Last Saturday instead of blogging, I went to McKee Botanical Garden with my friend Marjorie. This garden is a former tourist attraction called McKee Jungle Gardens, located in Vero Beach, Florida. We had a wonderful curry lunch in the restaurant on site and strolled the gardens and water features. It is a bit jungly, but a lovely walk on a sunny afternoon.
This is my favorite container garden. An ornamental pineapple (Lava Burst?), Coontie Palm (Zamia integrifolia) and a bit of Spanish Moss spilling over the side.
Tropical Blue Water Lilies.
An introspective owl.
My other favorite container garden. Ferns and Orchids.
Resurrection Ferns and Bromeliads overhang a pathway.
Today it is rainy and we are in the grips of Tropical Storm Nestor. Last Saturday was much better.
I usually write about the art of the garden, but here is a bit of art in the garden. The above photos are of a woven willow structure currently under construction at the McKee Botanical Garden in Vero Beach, Florida. This piece of environmental art is nestled in a grove of palms and constructed of willow saplings and bendable twigs woven together to form a temporary structure. The structure will eventually have three willow towers. Here is a close up of the twig structure:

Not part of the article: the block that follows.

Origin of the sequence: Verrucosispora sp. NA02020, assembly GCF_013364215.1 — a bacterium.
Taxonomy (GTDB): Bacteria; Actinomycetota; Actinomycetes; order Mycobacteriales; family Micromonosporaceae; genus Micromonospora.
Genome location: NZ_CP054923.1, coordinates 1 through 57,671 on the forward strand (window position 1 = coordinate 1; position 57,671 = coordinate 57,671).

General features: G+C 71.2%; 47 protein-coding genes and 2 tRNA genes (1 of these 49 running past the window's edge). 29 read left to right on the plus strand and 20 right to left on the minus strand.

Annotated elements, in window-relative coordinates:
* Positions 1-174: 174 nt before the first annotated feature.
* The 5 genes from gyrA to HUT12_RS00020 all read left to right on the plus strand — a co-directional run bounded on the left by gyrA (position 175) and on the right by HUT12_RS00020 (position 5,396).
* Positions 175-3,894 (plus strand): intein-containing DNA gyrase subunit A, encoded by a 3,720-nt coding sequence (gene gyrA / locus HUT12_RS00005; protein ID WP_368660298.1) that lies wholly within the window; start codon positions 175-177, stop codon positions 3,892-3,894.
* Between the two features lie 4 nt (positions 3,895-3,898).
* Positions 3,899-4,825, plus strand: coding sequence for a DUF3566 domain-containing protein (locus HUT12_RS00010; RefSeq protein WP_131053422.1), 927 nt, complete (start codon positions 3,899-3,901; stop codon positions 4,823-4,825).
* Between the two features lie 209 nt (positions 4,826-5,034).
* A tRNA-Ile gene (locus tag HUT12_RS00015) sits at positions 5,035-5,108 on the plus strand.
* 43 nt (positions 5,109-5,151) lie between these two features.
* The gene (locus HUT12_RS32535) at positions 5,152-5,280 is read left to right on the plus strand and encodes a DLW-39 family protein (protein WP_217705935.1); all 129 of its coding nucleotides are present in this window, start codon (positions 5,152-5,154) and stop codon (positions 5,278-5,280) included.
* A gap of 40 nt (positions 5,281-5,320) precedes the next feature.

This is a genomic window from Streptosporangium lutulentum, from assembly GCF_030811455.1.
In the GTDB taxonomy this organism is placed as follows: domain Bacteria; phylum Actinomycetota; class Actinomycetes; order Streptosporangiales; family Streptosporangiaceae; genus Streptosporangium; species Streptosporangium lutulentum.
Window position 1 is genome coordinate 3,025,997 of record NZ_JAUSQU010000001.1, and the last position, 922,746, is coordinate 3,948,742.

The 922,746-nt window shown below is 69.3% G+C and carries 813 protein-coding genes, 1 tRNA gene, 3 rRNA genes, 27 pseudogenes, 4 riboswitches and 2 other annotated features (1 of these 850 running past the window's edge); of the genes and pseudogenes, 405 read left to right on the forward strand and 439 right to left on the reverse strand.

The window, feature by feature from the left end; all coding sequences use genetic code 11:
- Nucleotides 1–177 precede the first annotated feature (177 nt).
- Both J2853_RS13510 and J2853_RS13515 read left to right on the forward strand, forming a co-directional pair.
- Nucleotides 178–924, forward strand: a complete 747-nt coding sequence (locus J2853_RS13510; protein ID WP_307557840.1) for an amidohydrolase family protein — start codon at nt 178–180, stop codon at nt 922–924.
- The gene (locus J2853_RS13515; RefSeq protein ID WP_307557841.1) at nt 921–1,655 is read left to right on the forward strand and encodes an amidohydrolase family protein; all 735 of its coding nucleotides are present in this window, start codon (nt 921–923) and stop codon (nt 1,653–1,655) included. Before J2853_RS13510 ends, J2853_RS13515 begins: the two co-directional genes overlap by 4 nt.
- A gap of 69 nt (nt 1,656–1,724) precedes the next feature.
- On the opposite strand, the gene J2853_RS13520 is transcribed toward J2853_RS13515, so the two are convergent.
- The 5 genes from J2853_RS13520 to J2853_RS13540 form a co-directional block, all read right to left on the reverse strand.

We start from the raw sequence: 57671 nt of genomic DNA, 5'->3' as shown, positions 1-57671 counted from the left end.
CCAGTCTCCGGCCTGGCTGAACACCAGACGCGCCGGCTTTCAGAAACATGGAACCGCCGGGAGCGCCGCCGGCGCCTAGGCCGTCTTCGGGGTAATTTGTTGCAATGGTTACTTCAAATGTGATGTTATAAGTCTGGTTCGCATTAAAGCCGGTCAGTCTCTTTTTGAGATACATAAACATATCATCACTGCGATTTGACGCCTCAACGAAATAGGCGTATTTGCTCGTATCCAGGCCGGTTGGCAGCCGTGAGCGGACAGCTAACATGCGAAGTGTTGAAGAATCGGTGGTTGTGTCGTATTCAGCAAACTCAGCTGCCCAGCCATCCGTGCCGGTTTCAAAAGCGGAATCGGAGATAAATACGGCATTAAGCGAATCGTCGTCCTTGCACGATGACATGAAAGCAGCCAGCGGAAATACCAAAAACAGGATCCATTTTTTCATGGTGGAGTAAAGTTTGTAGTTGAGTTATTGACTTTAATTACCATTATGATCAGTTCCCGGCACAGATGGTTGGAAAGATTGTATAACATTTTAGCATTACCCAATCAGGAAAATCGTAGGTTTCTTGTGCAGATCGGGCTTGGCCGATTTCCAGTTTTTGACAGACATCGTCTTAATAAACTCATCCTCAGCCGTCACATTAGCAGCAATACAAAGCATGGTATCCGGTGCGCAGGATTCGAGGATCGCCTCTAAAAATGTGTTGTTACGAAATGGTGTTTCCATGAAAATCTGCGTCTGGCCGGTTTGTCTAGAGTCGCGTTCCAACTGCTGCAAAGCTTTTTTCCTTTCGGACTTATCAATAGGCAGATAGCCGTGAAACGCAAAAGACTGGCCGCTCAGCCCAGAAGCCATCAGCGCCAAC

And here is an overall view:
The artist is Patrick Dougherty and the concept is STICKWORK, here is a link to more information on the artist and installation, http://www.mckeegarden.org/current-exhibition.php
I am usually not very enthralled with environmental art, but I love this. The organic willow towers complement the formality of the palms and I like the facts that the structure is built from willows grown in a sustainable tree farm and after a few years the structure will be evaluated to decide to keep it or compost it. I have visions of the entire thing rooting into the ground and growing a twisted fairy tale castle in the palm grove.
The rest of the garden has a bit of a fairy tale feel as well. Conceived by pioneer developers in South Florida during the first half of the twentieth century – the first buildings were based on Polynesian structures in keeping with the “Jungle” theme. The garden fell into disrepair and was reborn in the early 2000’s shepherded by a dedicated group of garden enthusiasts. Below is one of the original buildings, a great hall centered around a table constructed from a 38 foot long single piece of Mahogany:
The rest of McKee is well worth touring and has a wealth of tropical plants. I saw many types of Bromeliads I had never seen before and an array of Palms, Orchids and tropical trees. The garden began in a mature forest hammock and boasts some incredible native trees and a pathway meandering through the garden inviting you to stop and study the flora. Here are some of my favorite photos from my trek through the garden.